Prince Philip Becomes ‘Very Touchy’ When Dinner Guests Don’t Comply With Strange Request

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Prince Philip continues to fascinate the world with his quirkiness. The Duke of Edinburgh is well known for one-liners, but it seems as if he expects his guests to be able to hold their own around the dinner table.

Queen Elizabeth and her consort have attended thousands of dinner parties over the years. They have hosted state banquets and have dined at some of the finest restaurants in the world. But when it comes to their own private dinners, it seems as if Prince Philip has a golden rule when it comes to his guests.

According to The Mirror, Prince Philip has an unusual request when it comes to sharing a meal with him. Royal author, Brian Hoey, writes that “When Prince Philip gives a private dinner, he likes to decide the subject for conversation.”

The Duke of Edinburgh allegedly steers the conversation and expects everyone to be conversant about the topic at hand. From the man who famously once said, “Bugger the table plan, give me my dinner!” per Woman and Home, it seems as if the duke is very particular about dinner conversation.

In Not In Front Of The Corgis, Hoey reports that at least one guest was unaware about the duke’s unwritten rule. She found herself in a predicament as she was unable to contribute to the dinner talk in a meaningful way.

“One lady was dismayed to find she was expected to contribute on the subject of ‘deciduous trees,’ about which she knew absolutely nothing.”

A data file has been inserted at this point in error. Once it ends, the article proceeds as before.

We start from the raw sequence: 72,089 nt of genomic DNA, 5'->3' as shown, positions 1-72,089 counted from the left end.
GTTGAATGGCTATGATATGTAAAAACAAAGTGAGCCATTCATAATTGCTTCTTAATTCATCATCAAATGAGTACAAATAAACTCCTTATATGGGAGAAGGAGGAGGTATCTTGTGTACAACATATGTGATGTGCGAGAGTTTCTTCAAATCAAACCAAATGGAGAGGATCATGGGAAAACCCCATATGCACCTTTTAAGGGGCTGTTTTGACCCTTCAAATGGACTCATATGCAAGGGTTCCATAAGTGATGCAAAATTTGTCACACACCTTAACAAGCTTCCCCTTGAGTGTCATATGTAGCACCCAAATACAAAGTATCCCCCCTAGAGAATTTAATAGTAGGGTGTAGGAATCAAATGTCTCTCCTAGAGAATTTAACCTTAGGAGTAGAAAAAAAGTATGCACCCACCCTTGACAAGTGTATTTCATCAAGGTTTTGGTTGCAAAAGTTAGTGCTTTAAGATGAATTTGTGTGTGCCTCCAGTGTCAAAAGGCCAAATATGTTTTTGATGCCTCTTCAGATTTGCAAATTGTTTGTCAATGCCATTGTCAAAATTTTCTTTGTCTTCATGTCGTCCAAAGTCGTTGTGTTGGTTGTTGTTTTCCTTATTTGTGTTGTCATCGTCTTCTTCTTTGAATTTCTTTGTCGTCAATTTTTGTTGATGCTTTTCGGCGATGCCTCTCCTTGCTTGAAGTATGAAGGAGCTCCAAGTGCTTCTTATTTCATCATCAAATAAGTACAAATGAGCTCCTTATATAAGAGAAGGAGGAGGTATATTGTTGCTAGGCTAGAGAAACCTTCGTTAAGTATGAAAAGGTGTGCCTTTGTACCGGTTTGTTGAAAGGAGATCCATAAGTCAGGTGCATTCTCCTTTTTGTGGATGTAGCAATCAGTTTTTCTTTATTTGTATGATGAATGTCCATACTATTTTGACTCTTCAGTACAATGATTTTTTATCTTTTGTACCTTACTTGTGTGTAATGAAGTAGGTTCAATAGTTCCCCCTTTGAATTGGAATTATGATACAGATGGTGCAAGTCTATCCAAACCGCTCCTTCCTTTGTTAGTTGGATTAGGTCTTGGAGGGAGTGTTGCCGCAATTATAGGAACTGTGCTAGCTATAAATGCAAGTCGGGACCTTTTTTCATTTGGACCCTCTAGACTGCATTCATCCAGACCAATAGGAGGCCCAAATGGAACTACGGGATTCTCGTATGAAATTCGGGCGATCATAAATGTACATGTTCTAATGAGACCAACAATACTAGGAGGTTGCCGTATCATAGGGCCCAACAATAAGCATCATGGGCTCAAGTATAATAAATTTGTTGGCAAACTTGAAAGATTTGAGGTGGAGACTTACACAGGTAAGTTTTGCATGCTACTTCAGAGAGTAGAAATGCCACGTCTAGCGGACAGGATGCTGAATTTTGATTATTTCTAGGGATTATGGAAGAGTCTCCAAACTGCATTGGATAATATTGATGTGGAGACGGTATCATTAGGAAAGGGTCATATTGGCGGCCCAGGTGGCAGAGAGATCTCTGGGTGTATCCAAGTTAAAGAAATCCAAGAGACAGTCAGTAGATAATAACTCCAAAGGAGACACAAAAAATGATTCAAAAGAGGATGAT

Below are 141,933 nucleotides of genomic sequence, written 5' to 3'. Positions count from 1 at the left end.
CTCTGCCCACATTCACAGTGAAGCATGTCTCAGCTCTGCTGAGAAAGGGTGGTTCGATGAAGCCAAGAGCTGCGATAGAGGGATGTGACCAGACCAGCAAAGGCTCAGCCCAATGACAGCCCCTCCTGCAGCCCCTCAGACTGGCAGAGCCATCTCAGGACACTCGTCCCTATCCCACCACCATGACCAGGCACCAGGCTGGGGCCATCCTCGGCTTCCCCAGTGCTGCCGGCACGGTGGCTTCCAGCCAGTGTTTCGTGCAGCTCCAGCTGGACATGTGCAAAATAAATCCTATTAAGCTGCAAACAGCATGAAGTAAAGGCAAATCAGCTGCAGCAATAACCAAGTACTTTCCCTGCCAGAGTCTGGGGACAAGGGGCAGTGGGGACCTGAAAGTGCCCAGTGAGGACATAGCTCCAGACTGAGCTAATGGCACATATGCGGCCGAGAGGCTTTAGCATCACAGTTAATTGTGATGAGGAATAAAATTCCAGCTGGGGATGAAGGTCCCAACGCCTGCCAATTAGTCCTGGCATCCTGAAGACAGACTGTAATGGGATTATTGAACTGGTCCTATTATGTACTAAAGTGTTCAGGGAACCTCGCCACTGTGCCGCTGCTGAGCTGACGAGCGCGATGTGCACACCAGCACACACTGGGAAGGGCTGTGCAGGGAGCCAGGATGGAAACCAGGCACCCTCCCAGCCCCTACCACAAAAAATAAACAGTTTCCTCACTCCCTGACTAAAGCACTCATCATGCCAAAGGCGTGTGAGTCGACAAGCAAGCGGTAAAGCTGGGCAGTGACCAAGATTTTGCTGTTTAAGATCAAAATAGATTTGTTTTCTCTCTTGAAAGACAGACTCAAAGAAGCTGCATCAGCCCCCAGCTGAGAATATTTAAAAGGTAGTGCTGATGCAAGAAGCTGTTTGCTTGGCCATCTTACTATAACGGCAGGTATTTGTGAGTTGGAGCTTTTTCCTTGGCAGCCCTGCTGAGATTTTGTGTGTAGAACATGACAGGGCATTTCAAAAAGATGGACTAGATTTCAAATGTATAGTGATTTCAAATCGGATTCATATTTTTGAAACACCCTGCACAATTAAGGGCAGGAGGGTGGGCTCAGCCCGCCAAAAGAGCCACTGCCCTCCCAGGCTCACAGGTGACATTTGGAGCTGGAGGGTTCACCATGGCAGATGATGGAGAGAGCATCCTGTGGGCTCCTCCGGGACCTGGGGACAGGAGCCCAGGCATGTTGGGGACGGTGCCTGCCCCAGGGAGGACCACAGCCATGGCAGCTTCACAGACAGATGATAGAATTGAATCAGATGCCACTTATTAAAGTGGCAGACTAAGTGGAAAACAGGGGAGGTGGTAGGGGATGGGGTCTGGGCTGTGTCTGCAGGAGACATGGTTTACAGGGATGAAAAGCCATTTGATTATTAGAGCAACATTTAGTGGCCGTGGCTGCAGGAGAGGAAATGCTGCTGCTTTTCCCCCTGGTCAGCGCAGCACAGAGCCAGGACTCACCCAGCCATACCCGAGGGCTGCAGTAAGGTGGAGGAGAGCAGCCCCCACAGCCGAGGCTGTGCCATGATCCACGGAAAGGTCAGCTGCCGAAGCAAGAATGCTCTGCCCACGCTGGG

Hoey then went on to explain that Prince Philip really expects his guest to be able to converse intelligently on the given topic at hand. However, one should never outshine the host. The writer went on to explain that “If guests are not quite as knowledgeable as they should be, the Prince can become very touchy – but if someone is more expert than him it can just as easily ruin the occasion.”

So, the rule seems to be that one should know enough about a particular topic to keep the conversation going. But a guest at a royal dinner party should always defer to the ruling monarch’s consort in case you hurt his feelings.

Of course, this begs the question of how a guest would be able to prepare for a private dinner party. Hoey writes that “Apparently the secret is to contact his office beforehand and find out his pet topics of the moment and learn just enough to be able to contribute intelligently, but not to upstage the host.”

It appears as if the 97-year-old insists on holding his company to an elevated standard.